Therapeutic Music

The therapeutic benefits of group and individual music cannot be overstated.  Making music with other people gives pupils the opportunity to interact socially, musically and personally in making decisions that affect the group as a whole.  The unique music program at the Roaches School enables pupils to build self-esteem and identify themselves as musicians or part of a band: education philosopher Maxine Greene (1995) writes that identity is a product of an individual’s relationship and dialogue with others.

By breaking down, often quite, complex music into a ‘Schenkerian simplified’ form, pupils are able to access and develop a repertoire for Christmas and summer concert performances.

Instruments available include: acoustic, electric and bass guitars; piano and keyboards; acoustic and electronic drums and various tuned and un-tuned percussion; flute, clarinet; alto, tenor and baritone saxophones; trombone and trumpets.

Specialist music teacher Dr John Milner worked for many years as a professional musician (piano/drums/arranger/musical director) and has taught at the Universities of Sheffield, Liverpool and Staffordshire and Leeds College of Music.  He worked as a brass/wind peripatetic teacher in schools in Derbyshire and Staffordshire and currently writes for and directs large ensembles for the Peak District Music Centres. He has particularly enjoyed taking part in many Music and Neuroscience projects with Edinburgh University’s IMHSD (Institute for Music in Human and Social Development) attending conferences, making presentations and helping design and deliver “music and literacy” projects in H.M.P Pentonville and Y.O.I Polmont.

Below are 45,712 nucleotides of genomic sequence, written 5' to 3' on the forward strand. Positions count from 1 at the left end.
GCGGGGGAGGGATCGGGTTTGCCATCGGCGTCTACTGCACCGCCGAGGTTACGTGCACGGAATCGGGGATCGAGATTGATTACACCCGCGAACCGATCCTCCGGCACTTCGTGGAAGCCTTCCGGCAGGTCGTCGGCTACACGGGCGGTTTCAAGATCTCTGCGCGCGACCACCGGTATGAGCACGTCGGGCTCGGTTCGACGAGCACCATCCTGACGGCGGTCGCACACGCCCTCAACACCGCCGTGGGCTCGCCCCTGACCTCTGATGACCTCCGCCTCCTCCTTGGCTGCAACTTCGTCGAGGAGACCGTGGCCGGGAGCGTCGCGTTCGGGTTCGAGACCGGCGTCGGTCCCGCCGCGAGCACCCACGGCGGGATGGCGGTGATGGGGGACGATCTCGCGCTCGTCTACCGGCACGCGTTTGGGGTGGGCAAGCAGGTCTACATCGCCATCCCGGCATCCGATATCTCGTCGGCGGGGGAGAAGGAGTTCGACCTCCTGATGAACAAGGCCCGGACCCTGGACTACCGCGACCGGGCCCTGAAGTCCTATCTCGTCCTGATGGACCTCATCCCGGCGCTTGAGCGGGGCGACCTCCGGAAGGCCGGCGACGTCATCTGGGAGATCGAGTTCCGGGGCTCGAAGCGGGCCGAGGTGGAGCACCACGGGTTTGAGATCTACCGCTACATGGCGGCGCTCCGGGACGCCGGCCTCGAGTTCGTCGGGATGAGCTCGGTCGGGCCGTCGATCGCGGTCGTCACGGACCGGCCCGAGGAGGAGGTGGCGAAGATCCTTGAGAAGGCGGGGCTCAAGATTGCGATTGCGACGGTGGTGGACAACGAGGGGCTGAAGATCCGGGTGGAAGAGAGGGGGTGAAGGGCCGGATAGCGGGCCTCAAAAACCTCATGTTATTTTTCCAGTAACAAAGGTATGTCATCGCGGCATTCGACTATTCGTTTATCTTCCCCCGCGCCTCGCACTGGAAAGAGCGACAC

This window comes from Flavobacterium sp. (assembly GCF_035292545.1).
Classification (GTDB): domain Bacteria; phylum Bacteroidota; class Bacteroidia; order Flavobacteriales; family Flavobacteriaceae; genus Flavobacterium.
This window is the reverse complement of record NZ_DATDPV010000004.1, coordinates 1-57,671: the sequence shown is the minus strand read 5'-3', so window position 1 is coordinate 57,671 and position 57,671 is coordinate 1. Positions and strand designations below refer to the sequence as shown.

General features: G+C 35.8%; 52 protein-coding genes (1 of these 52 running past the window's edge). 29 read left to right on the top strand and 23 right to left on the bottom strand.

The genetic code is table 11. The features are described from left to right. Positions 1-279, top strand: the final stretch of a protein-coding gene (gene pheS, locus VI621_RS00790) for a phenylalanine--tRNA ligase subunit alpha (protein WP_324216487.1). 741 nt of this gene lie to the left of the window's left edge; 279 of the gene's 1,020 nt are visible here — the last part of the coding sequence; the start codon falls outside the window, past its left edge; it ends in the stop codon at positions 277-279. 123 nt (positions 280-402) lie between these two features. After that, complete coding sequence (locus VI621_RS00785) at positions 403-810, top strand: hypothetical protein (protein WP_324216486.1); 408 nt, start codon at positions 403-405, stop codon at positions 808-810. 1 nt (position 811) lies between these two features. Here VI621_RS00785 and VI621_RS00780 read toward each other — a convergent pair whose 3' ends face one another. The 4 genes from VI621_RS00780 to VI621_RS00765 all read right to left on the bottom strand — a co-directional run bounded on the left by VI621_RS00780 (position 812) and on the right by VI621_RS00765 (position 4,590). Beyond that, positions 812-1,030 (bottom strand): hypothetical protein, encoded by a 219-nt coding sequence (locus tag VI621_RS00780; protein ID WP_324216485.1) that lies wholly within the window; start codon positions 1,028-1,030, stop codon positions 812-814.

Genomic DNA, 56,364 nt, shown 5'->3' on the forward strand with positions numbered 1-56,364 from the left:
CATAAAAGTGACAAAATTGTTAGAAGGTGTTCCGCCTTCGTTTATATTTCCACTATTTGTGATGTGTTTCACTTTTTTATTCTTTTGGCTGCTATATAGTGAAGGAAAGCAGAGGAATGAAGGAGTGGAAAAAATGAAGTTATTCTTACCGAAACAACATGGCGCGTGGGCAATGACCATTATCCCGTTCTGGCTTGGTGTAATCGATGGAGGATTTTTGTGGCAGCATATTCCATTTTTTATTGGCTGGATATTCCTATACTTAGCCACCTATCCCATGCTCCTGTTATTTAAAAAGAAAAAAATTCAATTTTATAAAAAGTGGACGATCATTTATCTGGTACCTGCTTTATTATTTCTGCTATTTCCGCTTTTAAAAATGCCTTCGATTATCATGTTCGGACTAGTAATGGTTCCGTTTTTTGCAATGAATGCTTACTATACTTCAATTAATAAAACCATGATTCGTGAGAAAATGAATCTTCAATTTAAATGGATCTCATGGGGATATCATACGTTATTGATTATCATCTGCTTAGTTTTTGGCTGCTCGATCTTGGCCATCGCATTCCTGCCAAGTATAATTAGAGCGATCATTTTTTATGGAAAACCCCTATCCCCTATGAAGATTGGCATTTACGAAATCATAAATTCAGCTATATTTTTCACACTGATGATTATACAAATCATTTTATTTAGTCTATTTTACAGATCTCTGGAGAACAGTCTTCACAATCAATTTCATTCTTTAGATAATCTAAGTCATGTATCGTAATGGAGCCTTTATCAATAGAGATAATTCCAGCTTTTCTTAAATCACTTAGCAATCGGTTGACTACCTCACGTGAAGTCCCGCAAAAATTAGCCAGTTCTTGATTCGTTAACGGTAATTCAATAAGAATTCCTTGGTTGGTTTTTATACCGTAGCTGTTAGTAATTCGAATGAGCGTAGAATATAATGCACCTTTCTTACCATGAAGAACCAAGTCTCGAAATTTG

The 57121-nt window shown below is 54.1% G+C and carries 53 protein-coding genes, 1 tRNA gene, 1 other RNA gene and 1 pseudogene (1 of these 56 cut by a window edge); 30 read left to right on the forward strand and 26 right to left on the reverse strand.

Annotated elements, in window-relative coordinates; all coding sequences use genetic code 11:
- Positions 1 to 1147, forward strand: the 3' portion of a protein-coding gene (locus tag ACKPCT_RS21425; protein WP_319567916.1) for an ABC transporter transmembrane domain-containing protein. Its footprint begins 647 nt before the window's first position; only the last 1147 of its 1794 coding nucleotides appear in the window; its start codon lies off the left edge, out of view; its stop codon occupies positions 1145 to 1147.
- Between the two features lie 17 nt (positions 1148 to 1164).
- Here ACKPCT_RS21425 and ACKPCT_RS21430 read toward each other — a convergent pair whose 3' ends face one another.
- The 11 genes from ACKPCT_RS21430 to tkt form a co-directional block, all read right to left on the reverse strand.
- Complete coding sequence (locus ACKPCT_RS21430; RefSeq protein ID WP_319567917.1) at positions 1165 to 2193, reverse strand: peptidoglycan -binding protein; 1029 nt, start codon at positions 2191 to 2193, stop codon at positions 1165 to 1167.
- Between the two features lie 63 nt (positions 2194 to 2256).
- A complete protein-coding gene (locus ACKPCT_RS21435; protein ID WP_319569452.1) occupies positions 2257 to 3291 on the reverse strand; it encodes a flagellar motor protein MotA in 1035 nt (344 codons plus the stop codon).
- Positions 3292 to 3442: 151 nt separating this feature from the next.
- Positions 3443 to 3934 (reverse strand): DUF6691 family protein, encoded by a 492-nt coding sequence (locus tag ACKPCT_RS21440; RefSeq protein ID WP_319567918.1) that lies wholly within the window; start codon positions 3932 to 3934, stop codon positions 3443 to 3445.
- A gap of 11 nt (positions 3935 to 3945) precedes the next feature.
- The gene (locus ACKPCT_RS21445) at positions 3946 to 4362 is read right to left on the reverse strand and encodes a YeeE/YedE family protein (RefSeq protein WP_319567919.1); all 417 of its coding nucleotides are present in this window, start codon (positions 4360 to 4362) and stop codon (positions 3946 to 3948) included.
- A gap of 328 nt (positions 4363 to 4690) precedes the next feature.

Ensemble work requires communication skills, trust and a sense of humour.